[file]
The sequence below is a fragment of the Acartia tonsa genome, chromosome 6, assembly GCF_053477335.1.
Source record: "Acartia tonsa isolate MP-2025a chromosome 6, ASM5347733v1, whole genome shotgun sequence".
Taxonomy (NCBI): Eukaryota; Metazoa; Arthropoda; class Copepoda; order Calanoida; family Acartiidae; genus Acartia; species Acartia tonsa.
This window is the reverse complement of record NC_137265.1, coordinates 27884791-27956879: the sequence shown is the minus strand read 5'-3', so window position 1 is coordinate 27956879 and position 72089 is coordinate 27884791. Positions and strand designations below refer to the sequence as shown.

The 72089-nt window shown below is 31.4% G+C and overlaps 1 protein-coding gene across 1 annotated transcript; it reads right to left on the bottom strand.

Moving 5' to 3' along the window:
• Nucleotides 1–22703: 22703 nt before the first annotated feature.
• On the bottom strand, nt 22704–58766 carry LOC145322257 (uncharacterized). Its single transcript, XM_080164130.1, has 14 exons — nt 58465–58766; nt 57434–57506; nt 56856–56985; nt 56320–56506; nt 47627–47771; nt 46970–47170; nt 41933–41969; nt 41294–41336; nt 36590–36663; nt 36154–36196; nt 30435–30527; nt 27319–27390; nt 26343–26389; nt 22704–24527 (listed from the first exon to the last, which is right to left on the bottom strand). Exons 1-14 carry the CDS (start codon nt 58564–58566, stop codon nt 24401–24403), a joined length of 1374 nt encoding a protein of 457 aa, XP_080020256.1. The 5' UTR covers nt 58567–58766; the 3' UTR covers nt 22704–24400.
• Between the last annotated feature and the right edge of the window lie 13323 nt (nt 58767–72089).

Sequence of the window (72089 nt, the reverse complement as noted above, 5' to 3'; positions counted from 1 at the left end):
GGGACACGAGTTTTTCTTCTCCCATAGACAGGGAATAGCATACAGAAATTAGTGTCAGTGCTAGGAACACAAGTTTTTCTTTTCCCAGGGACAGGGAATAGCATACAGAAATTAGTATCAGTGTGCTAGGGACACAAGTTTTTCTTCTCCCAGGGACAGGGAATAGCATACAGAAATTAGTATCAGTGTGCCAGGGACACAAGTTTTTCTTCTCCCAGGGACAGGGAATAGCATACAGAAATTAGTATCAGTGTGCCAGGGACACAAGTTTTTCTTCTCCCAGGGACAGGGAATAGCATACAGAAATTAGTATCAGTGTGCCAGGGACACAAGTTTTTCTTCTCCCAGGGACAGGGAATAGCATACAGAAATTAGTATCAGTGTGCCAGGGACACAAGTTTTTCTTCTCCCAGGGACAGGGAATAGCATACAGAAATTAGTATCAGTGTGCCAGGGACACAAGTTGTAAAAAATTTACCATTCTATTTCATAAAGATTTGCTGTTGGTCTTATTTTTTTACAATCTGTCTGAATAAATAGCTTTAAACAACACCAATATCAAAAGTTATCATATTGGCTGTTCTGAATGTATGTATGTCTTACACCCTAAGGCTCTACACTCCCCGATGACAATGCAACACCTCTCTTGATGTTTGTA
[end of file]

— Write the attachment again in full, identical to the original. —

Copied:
The sequence below is a fragment of the Acartia tonsa genome, chromosome 6, assembly GCF_053477335.1.
Source record: "Acartia tonsa isolate MP-2025a chromosome 6, ASM5347733v1, whole genome shotgun sequence".
Taxonomy (NCBI): Eukaryota; Metazoa; Arthropoda; class Copepoda; order Calanoida; family Acartiidae; genus Acartia; species Acartia tonsa.
This window is the reverse complement of record NC_137265.1, coordinates 27884791-27956879: the sequence shown is the minus strand read 5'-3', so window position 1 is coordinate 27956879 and position 72089 is coordinate 27884791. Positions and strand designations below refer to the sequence as shown.

The 72089-nt window shown below is 31.4% G+C and overlaps 1 protein-coding gene across 1 annotated transcript; it reads right to left on the bottom strand.

Moving 5' to 3' along the window:
• Nucleotides 1–22703: 22703 nt before the first annotated feature.
• On the bottom strand, nt 22704–58766 carry LOC145322257 (uncharacterized). Its single transcript, XM_080164130.1, has 14 exons — nt 58465–58766; nt 57434–57506; nt 56856–56985; nt 56320–56506; nt 47627–47771; nt 46970–47170; nt 41933–41969; nt 41294–41336; nt 36590–36663; nt 36154–36196; nt 30435–30527; nt 27319–27390; nt 26343–26389; nt 22704–24527 (listed from the first exon to the last, which is right to left on the bottom strand). Exons 1-14 carry the CDS (start codon nt 58564–58566, stop codon nt 24401–24403), a joined length of 1374 nt encoding a protein of 457 aa, XP_080020256.1. The 5' UTR covers nt 58567–58766; the 3' UTR covers nt 22704–24400.
• Between the last annotated feature and the right edge of the window lie 13323 nt (nt 58767–72089).

Sequence of the window (72089 nt, the reverse complement as noted above, 5' to 3'; positions counted from 1 at the left end):
GGGACACGAGTTTTTCTTCTCCCATAGACAGGGAATAGCATACAGAAATTAGTGTCAGTGCTAGGAACACAAGTTTTTCTTTTCCCAGGGACAGGGAATAGCATACAGAAATTAGTATCAGTGTGCTAGGGACACAAGTTTTTCTTCTCCCAGGGACAGGGAATAGCATACAGAAATTAGTATCAGTGTGCCAGGGACACAAGTTTTTCTTCTCCCAGGGACAGGGAATAGCATACAGAAATTAGTATCAGTGTGCCAGGGACACAAGTTTTTCTTCTCCCAGGGACAGGGAATAGCATACAGAAATTAGTATCAGTGTGCCAGGGACACAAGTTTTTCTTCTCCCAGGGACAGGGAATAGCATACAGAAATTAGTATCAGTGTGCCAGGGACACAAGTTTTTCTTCTCCCAGGGACAGGGAATAGCATACAGAAATTAGTATCAGTGTGCCAGGGACACAAGTTGTAAAAAATTTACCATTCTATTTCATAAAGATTTGCTGTTGGTCTTATTTTTTTACAATCTGTCTGAATAAATAGCTTTAAACAACACCAATATCAAAAGTTATCATATTGGCTGTTCTGAATGTATGTATGTCTTACACCCTAAGGCTCTACACTCCCCGATGACAATGCAACACCTCTCTTGATGTTTGTA